President Obama had it right when he said, These are difficult years for our country, when he addressed Congress about job creation. It looks as if the economy is easing its way into another recession, or maybe never entirely exited the last one.
No sector appears immune, including technology, which is supposed to be the source of future prosperity.
Look at the technology industry -- chips, PCs, networking equipment, consumer electronics and production equipment -- and you see signs that the pace is slowing down. In the past three months, chip stocks have fallen 16 percent, the Nasdaq 100 Tech Index is down 11 percent and the iShares Goldman Sachs Tech Index is off about 1 percent.
Unless the economy is about to turn up, the stock markets are sending a danger signal.
Just about the only sector predicted to skyrocket this quarter and next is smartphones and tablets -- or basically, Apple iPhones and iPads. Market researchers IHS estimates smartphone sales will soar 64 percent to 478 million units, while tablet sales triple to 60 million.
That's good news for Google and Android makers and just about anyone else with a cool rival to the iPad, but it's bad for Silicon Valley. And it hurts investors. The only reason they buy tech stocks is for their total return. It's also why companies like Zynga have already filed IPOs. Even Zynga's IPO, filed July 1, is aging, waiting for a better market.
Here are some more sour signs of the weakening prospects for technology:
Chip orders and demand are easing. The Semiconductor Industry Association reported July sales of only $24.9 billion, the same as June. Full-year growth was trimmed to 5.4 percent vs. last year's 32 percent jump. The three-month moving average was minus 1.8 percent.
Apple last year became the world's biggest chip buyer.
But some vendors are hurting. Texas Instruments, the biggest maker of chips for mobile phones, lowered its earnings predictions. Just in general, we're seeing broadly lower demand across our product lines, said VP Ron Slaymaker this week.
There are design wins and it's well-known that TI chips are in Apple's iPhones as well as most rivals. But TI sees broad-based weakness, Slaymaker said.
Previously Freescale Semiconductor said third-quarter orders for automotive chips had eased, a period when Detroit ought to be shifting to 2012 model year production. Freescale is Detroit's biggest supplier, followed by National Semiconductor, which is being acquired by TI.
Network equipment orders are tapering off: Earnings reports throughout the networking sector are also ominous. Market leader Cisco Systems reported solid earnings, but CEO John Chambers acknowledged orders from the public sector have gone away. So have smaller rivals like Ciena and Juniper Networks.
CEOs like Juniper's Kevin Johnson said is more cautious now because it doesn't expect robust orders for the second half, which in most years accounts for 55 percent of revenue.
Cisco, once the world's most valuable company, has seen its shares slide 22 percent this year. While it ought to benefit from shifts to cloud computing from Apple, Amazon and IBM, this tech giant ought to be doing better.
PC orders are slowing: Both HP and Dell, No. 1 and 2, reported slower-than-expected growth. HP decided to exit the sector. In Taiwan; Acer, No. 4, reported a $236 million loss as second-quarter sales plunged 32 percent to $3.5 billion.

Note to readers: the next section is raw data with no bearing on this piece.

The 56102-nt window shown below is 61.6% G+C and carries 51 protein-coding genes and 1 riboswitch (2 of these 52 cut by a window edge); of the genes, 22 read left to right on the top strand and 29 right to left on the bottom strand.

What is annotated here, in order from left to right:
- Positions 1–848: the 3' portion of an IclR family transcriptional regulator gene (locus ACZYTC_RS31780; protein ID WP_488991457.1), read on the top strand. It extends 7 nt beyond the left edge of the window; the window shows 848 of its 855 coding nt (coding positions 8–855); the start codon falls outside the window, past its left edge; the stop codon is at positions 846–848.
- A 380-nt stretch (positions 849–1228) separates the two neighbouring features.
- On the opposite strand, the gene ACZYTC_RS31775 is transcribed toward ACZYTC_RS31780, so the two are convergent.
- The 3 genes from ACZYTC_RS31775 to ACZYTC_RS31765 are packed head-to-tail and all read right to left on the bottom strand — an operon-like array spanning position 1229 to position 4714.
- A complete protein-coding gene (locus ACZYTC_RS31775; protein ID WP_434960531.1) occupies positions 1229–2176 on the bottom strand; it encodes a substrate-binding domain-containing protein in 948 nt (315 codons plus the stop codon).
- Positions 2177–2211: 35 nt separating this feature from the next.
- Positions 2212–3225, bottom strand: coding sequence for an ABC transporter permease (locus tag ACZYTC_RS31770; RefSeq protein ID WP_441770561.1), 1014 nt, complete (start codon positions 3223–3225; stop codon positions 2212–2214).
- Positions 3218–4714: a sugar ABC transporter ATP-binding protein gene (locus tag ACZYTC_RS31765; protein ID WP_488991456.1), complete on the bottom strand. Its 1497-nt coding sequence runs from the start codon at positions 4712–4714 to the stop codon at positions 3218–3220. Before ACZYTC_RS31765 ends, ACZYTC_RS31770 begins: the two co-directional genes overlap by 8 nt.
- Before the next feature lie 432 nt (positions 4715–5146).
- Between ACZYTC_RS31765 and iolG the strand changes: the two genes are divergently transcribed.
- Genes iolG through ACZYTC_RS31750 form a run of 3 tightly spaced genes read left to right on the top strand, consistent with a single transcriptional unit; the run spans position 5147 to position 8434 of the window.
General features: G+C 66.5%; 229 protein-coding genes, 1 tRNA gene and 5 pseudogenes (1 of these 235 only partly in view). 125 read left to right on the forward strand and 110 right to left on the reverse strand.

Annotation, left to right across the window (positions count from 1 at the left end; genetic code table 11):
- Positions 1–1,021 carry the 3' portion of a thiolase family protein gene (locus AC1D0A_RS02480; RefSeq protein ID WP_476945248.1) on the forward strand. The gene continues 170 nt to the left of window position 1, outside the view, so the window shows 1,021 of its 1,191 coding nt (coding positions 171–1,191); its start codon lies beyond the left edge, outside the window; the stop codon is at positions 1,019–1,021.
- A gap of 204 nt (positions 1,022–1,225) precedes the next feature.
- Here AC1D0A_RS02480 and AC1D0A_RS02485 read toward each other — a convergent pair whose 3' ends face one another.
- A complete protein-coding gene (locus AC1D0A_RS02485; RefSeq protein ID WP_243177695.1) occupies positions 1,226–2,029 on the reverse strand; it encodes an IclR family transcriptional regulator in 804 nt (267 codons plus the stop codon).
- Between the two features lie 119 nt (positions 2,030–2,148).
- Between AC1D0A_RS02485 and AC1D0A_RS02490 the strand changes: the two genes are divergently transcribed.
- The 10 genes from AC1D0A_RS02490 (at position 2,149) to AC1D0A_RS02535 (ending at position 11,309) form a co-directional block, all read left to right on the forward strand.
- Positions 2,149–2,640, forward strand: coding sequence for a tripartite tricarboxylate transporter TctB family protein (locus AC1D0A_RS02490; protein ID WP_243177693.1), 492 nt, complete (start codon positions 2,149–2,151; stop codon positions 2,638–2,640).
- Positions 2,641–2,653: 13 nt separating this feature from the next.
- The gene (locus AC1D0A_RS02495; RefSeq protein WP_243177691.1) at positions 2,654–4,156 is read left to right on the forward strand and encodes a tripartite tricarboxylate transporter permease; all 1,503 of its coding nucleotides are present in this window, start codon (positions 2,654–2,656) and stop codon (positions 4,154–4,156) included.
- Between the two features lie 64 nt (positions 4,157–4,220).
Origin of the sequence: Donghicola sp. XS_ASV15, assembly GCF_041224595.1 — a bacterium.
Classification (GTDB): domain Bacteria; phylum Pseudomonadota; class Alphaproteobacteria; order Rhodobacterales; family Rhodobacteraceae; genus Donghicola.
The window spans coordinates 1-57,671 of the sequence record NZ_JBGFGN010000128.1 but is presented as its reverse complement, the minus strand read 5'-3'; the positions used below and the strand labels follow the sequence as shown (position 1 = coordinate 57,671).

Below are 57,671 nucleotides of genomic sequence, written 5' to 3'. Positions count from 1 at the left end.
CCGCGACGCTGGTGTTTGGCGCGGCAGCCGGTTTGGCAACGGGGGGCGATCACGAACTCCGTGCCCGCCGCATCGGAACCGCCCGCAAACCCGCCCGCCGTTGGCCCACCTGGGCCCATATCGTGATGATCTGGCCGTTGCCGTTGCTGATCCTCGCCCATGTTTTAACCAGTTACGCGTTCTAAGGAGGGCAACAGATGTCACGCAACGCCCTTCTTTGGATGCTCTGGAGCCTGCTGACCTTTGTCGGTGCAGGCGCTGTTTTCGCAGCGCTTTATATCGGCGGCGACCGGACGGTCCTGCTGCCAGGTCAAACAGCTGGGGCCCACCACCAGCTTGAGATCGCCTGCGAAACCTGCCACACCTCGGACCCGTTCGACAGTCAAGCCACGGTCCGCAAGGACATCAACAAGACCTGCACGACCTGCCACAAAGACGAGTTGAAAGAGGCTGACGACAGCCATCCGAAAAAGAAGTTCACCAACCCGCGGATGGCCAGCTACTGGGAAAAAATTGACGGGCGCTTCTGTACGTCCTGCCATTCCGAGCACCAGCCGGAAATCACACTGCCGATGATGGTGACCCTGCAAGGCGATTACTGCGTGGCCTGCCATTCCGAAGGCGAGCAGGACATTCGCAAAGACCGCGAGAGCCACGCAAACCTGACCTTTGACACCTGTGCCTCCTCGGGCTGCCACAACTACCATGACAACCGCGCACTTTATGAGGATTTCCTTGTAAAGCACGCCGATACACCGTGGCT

Only China's Lenovo Group, No. 3, reported solid net income and growth, mainly because of higher demand from China and developing countries. It's also jumped into the tablet sector with its ThinkPad brand.
Aside from the Apple phenomenon, the PC makers usually expect solid gains in the second half from the consumer, education and corporate sectors. It's when they make all their money for the year.
Another omen: Gartner anticipates full-year PC shipments to grow a meager 3.8 percent, to only 364 million. And it notes that Generation Y buyers have an altogether different view of client devices than older generations and may skip straight to a tablet or smartphone.
Tech equipment orders are falling. If chip demand is easing, why buy new equipment? That's the dilemma faced by Applied Materials, the No. 1 supplier of chipmaking machinery to Intel, Texas Instruments, Taiwan Semiconductor Manufacturing and others.
Why buy a new line for $250 million and more if there's a sign of recession? Applied Materials CEO Michael Splinter described consumer electronics orders as disappointing and lopped $1 billion off an earlier order estimate for wafer fab spending by customers for the year. Consumers bought fewer TVs and PCs.
As a result, Applied Materials shares have lost 24 percent this year. It has some insurance: Even in the worst recession, chip customers order new equipment for next-generation devices.
Consumers may ease off holiday electronics sales. And that could even hurt Apple, despite the hoopla surrounding iPhone5 and a new iPad. Analysts like Peter Misek of Jefferies expect lower back-to-school MacBook sales and Splinter, the Applied Materials CEO, already said orders for new TV displays aren't great.
Unlike past practice, analysts expect Apple to keep shipping iPhone4's as it ships iPhone5's, keeping the older models priced lower for consumers who want a cheaper unit and don't believe they have the cash for the latest model. The tactic may also be a means to compete with other new products, notably whatever tablet Amazon introduces. HP's TouchPad fire sale proved there's a demand for electronics at a discount.
The Consumer Electronics Association Index of Consumer Technology Spending rose 4 percent last month and is about 4.6 percent ahead of 2010. But consumer confidence in the overall economy dropped slightly to 158.8, the lowest level in a year.